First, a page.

Bikes come with all sorts of drivetrains these days: triples, doubles, 1 by 11, singlespeeds and it can be difficult to figure out what kind of gearing is going to be best for your riding style, cycling strengths and terrain. Knowing a bit about gear ratios can help you determine what kind of drivetrain is best for you and your riding style. We have to warn you: there is math involved! But we are going to break it down to the basics and help you figure out what the numbers mean, so don't worry, you won't actually have to do any of the heavy lifting.
To determine how far a pedal stroke will take you plug in the following information into this formula:
Gear Development (ft) = ((# of Chainring Teeth/# of Cog Teeth) x Wheel Size (in) X 3.14) / 12
To figure out how fast a given gear ratio will go, you plug the number you just got into the following formula:
Speed (mph) = Gear Development (ft) x RPM x .0114
Ok - so that's a ton of formulas. Really to compare what a given gear ratio will give you just look at the gear ratio itself. The gear ratio is the number of teeth in the chainring divided by the number of teeth in the cog. And then just remember that those gear ratios are relative numbers and you can draw some conclusions about what ratios will be easier to pedal and what will be more difficult.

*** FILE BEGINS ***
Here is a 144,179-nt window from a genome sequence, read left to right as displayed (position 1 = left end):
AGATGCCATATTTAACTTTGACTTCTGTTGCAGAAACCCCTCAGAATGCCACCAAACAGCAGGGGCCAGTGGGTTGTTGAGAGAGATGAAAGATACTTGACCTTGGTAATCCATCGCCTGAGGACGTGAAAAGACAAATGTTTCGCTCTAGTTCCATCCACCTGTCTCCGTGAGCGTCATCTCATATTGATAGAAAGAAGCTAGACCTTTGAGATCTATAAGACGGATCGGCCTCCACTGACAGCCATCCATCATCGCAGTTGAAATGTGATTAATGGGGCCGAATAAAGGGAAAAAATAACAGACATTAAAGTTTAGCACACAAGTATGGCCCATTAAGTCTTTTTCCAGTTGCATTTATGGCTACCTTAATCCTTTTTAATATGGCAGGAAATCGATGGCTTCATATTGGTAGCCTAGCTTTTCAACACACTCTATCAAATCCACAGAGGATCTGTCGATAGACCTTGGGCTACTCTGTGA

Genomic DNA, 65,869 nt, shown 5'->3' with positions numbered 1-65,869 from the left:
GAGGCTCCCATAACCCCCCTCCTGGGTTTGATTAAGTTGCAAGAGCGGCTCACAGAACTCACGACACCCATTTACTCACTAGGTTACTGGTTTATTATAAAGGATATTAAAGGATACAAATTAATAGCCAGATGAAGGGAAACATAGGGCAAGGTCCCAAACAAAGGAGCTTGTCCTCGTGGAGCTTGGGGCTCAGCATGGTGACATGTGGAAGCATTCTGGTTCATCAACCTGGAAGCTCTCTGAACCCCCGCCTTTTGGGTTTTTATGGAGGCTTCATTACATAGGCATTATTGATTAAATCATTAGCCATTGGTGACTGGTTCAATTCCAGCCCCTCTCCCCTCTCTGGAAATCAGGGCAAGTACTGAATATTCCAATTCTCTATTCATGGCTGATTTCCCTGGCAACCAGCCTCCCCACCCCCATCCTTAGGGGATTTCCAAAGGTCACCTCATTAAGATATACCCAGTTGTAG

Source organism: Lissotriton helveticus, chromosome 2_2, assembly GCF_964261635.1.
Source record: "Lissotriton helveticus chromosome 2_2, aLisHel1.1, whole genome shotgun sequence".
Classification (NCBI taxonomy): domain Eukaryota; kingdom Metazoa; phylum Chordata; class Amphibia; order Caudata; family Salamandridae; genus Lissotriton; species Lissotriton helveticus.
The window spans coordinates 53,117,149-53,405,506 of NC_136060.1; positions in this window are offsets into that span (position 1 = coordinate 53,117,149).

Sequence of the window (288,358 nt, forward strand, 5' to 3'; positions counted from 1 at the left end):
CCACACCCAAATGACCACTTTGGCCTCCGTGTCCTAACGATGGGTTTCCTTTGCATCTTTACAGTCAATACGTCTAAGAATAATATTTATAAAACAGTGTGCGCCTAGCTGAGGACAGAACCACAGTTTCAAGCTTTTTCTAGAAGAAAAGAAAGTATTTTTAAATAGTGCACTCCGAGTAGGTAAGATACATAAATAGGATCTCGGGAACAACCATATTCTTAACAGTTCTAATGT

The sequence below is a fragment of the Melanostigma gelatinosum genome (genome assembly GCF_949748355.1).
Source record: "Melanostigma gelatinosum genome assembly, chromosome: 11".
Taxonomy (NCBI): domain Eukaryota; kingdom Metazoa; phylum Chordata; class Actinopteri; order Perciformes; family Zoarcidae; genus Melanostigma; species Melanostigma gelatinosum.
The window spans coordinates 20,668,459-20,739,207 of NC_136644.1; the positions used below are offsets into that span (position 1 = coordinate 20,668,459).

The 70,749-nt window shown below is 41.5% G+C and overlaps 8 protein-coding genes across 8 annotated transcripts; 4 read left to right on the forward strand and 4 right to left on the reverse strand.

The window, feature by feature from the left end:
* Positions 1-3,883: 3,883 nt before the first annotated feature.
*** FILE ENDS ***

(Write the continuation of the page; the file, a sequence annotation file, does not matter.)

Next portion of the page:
Anatomy of a Drivetrain
Cassette: This is the stack of cogs that acts as the bike's gearbox. The small sprockets provide higher gears (harder to pedal and pushes the bike farther per pedal stroke). Modern cassettes for both road and mountain bikes have 9, 10 or 11 gears.
Rear Derailleur: This is the little machine that pushes the chain up and down the rear cassette in connection with the shifters. It also takes up slack in the chain as the chain moves up and down the cassette.
Front Derailleur: Another little machine that pushes the chain on the chainrings in connection with the shifters.
Chainrings: These are the rings on the crankset. The larger the chainring the farther the bike will travel per pedal stroke (note this is opposite from the cassette). Most mountain and road bikes have two or three chainrings. New this year, SRAM has developed a drivetrain that only has one chainring (and doesn't have a front derailleur).
Chain: The chain is pulled around the chainrings and the cassette and transfers your pedaling energy into forward motion.
Shifter: These are the little machines on the handlebars that pull the cables to move the derailleurs and shift the bike.